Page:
• Electronic “noise” may cause nuisance alarms. Install smoke alarms at least 30 cm (12 inches) away from fluorescent lighting.
• Avoid excessively dusty, dirty, greasy or insect-infested areas. Dust particles and insects may cause nuisance alarms or failure to alarm.
• Do not install in areas where the temperature is colder than 4.4ºC (40ºF) or hotter than 37.8ºC (100ºF). Extreme temperatures may adversely affect the sensitivity of the alarm, as well as diminish the lifespan of the battery, if so equipped.
• Do not install in areas where the relative humidity is greater than 85% or within 3 metres (10 feet) of showers, saunas, dishwashers or any other steam-producing appliance. Very humid areas along with steam can cause unwanted nuisance alarms and adversely affect the battery, if so equipped.
• Do not install smoke alarms in your garage. Combustion particles produced when you start your automobile will cause unwanted nuisance alarms.
DEALING WITH NUISANCE ALARMS:
• Avoid installing smoke alarms in or near kitchens and bathrooms where steam or cooking are present;
• If a smoke alarm is installed within 6 metres (20 feet) of a cooking appliance it should be a photoelectric (optical) smoke alarm or one that incorporates a “HUSH” silencing feature;
• Keep ovens and stovetop burners clean to eliminate minor smoke flare-ups;
• Clean out accumulated crumbs from the bottom of toasters and/or toaster ovens and turn down the timer setting;
• Use the kitchen vent hood fan, that exhausts to the outside, when cooking to remove steam and smoke during cooking;
• Use bathroom ventilation fans, that exhaust to the outside, to remove steam build-up;
• Relocate the smoke alarm from the ceiling to a spot on an adjacent wall;
• Move the alarm further away from the source of the nuisance alarm;
• Replace ionization type alarms with photoelectric (optical) alarms.
• NEVER DISABLE A SMOKE ALARM BY REMOVING THE BATTERY OR SHUTTING OFF THE ELECTRICAL SUPPLY! If your alarm does not have a “HUSH” feature, use a towel or newspaper to fan the alarm to dissipate the smoke or steam.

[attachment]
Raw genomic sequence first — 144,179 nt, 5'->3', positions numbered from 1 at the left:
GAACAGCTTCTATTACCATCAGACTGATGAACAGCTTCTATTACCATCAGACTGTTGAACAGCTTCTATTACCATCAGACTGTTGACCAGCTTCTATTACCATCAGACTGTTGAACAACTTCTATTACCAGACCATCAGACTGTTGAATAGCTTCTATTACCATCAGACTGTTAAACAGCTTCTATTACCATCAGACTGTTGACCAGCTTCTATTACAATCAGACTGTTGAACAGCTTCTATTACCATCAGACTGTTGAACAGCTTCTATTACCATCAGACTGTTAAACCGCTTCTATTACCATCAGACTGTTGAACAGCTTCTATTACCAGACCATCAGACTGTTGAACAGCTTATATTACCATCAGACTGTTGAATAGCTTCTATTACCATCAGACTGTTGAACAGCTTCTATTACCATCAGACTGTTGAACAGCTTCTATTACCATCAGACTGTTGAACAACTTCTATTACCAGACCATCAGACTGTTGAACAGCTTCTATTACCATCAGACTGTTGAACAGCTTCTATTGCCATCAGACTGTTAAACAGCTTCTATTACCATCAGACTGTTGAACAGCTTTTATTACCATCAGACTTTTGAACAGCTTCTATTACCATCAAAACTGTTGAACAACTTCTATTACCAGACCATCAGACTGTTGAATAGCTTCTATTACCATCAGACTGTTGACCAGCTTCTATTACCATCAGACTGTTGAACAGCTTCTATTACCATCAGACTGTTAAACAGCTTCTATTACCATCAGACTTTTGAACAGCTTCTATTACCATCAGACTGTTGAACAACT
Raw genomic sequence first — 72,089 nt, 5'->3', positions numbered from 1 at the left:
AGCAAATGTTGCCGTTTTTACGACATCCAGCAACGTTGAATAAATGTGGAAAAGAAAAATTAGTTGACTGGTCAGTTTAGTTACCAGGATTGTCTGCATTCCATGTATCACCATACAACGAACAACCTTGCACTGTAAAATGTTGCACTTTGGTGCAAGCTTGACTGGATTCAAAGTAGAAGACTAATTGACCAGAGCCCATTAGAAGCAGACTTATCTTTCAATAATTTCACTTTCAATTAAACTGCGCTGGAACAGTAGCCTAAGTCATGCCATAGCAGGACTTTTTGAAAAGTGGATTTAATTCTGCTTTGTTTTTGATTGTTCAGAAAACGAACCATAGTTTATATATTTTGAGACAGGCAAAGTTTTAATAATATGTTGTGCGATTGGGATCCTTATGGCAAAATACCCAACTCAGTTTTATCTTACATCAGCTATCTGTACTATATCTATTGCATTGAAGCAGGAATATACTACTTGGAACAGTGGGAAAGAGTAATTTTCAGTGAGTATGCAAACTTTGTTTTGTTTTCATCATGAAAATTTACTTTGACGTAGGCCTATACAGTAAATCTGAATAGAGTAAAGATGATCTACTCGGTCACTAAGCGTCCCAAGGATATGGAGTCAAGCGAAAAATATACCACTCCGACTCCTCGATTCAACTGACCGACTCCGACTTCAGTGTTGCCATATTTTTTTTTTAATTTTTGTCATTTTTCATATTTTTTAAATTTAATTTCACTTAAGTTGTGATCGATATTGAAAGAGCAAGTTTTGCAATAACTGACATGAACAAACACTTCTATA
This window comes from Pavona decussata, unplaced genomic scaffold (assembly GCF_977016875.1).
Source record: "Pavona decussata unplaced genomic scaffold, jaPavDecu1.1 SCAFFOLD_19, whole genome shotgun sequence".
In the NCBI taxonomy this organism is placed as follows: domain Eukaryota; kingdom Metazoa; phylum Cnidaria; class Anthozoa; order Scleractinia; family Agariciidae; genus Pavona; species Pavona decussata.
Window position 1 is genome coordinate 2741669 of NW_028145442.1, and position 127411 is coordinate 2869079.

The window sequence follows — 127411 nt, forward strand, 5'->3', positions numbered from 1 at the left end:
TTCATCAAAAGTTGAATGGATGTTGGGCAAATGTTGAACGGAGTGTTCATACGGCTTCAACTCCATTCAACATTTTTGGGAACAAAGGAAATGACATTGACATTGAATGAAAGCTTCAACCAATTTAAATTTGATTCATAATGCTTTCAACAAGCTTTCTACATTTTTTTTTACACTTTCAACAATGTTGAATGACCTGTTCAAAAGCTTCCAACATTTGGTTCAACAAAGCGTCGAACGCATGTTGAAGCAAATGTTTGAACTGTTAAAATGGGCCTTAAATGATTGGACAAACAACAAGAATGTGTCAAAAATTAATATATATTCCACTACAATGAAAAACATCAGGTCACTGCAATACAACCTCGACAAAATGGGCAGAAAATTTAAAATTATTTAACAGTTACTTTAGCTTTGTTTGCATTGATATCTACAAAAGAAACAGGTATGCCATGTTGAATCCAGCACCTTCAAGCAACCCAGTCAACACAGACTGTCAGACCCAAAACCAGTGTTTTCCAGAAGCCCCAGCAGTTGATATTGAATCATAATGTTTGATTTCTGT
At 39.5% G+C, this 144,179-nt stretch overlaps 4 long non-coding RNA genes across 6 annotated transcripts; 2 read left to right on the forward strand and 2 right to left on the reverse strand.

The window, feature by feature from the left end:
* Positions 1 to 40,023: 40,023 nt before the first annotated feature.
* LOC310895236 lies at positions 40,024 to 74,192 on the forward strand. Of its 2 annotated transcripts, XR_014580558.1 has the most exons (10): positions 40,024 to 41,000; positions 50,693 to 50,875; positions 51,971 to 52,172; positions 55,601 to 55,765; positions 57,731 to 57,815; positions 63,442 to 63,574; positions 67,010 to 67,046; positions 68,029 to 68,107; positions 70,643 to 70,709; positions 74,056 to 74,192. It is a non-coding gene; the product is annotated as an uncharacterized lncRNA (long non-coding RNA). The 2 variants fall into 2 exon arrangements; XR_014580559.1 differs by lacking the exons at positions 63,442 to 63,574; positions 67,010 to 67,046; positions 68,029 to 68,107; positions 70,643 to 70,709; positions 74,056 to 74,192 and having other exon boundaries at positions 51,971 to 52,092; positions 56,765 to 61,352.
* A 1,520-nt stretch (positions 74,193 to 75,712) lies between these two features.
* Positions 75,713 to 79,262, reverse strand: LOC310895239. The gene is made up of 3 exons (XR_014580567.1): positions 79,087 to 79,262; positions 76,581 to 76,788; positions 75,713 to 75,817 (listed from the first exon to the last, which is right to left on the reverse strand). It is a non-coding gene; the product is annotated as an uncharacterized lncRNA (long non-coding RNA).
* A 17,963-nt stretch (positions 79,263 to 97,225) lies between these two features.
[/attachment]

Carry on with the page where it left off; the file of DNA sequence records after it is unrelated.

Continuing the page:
Visit the O.F.M. "MAKE IT STOP" WEBSITE at www.makeitstop.ca, TO LEARN MORE ABOUT NUISANCE ALARMS
TESTING AND MAINTENANCE OF SMOKE ALARMS:
• Read and familiarize yourself with the manufacturer’s instruction manual. Always follow the manufacturer’s instructions for installing, testing, and maintaining smoke alarms.
• Ensure the smoke alarm is secure and unobstructed.
• Test all smoke alarms monthly by pressing the “TEST” button. Pick a familiar, meaningful date to help remind you each month, such as a birth date or anniversary. A broom handle or cane can be used to depress the test button eliminating the need to climb a ladder or stand on a chair.
• Test all smoke alarms after being away from home for more than 3 days (alternate 7 days). The low battery “chirp” may have activated while you were away from home and the battery is dead, leaving you without protection.
• Once a year test your smoke alarms with smoke from a smouldering incense stick or a smouldering cotton string placed in an ashtray or other suitable noncombustible container. CAUTION: Smouldering materials used in this test should be disposed of in a manner that does not create a fire hazard. No open flames from matches, lighters or candles should ever be used to test smoke alarms. Doing so may damage the smoke alarm as well as start a fire in your residence.
• Install a fresh battery in your smoke alarms at least once a year or whenever the low-battery warning sounds. Fire Prevention Week, which is the week of Thanksgiving, is an ideal time of year to replace your batteries annually.